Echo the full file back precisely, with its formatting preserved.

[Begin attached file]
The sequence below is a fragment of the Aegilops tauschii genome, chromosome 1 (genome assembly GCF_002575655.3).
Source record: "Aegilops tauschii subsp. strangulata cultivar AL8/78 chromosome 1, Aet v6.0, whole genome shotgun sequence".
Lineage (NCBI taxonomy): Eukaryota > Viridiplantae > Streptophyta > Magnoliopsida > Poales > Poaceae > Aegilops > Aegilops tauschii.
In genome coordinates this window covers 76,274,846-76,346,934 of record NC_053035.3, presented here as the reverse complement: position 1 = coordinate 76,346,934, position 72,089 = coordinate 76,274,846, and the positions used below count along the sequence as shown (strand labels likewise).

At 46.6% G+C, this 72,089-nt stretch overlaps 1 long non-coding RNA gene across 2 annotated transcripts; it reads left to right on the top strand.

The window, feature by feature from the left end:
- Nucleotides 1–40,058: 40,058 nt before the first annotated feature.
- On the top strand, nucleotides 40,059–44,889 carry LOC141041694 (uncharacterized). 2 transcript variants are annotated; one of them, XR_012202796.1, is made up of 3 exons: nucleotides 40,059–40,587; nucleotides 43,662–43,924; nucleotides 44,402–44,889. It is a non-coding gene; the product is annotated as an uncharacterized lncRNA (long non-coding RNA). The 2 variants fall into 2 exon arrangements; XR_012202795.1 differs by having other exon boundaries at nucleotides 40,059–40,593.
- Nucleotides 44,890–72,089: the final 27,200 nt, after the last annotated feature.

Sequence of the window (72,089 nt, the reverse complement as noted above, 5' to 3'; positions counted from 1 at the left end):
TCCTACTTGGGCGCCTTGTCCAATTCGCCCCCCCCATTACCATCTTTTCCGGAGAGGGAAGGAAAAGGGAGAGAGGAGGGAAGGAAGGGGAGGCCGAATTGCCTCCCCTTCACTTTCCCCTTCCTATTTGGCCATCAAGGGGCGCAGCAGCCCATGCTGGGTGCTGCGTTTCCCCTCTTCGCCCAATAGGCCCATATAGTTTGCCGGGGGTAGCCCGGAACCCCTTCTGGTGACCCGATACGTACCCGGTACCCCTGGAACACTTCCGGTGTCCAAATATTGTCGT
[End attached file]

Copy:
The sequence below is a fragment of the Aegilops tauschii genome, chromosome 1 (genome assembly GCF_002575655.3).
Source record: "Aegilops tauschii subsp. strangulata cultivar AL8/78 chromosome 1, Aet v6.0, whole genome shotgun sequence".
Lineage (NCBI taxonomy): Eukaryota > Viridiplantae > Streptophyta > Magnoliopsida > Poales > Poaceae > Aegilops > Aegilops tauschii.
In genome coordinates this window covers 76,274,846-76,346,934 of record NC_053035.3, presented here as the reverse complement: position 1 = coordinate 76,346,934, position 72,089 = coordinate 76,274,846, and the positions used below count along the sequence as shown (strand labels likewise).

At 46.6% G+C, this 72,089-nt stretch overlaps 1 long non-coding RNA gene across 2 annotated transcripts; it reads left to right on the top strand.

The window, feature by feature from the left end:
- Nucleotides 1–40,058: 40,058 nt before the first annotated feature.
- On the top strand, nucleotides 40,059–44,889 carry LOC141041694 (uncharacterized). 2 transcript variants are annotated; one of them, XR_012202796.1, is made up of 3 exons: nucleotides 40,059–40,587; nucleotides 43,662–43,924; nucleotides 44,402–44,889. It is a non-coding gene; the product is annotated as an uncharacterized lncRNA (long non-coding RNA). The 2 variants fall into 2 exon arrangements; XR_012202795.1 differs by having other exon boundaries at nucleotides 40,059–40,593.
- Nucleotides 44,890–72,089: the final 27,200 nt, after the last annotated feature.

Sequence of the window (72,089 nt, the reverse complement as noted above, 5' to 3'; positions counted from 1 at the left end):
TCCTACTTGGGCGCCTTGTCCAATTCGCCCCCCCCATTACCATCTTTTCCGGAGAGGGAAGGAAAAGGGAGAGAGGAGGGAAGGAAGGGGAGGCCGAATTGCCTCCCCTTCACTTTCCCCTTCCTATTTGGCCATCAAGGGGCGCAGCAGCCCATGCTGGGTGCTGCGTTTCCCCTCTTCGCCCAATAGGCCCATATAGTTTGCCGGGGGTAGCCCGGAACCCCTTCTGGTGACCCGATACGTACCCGGTACCCCTGGAACACTTCCGGTGTCCAAATATTGTCGT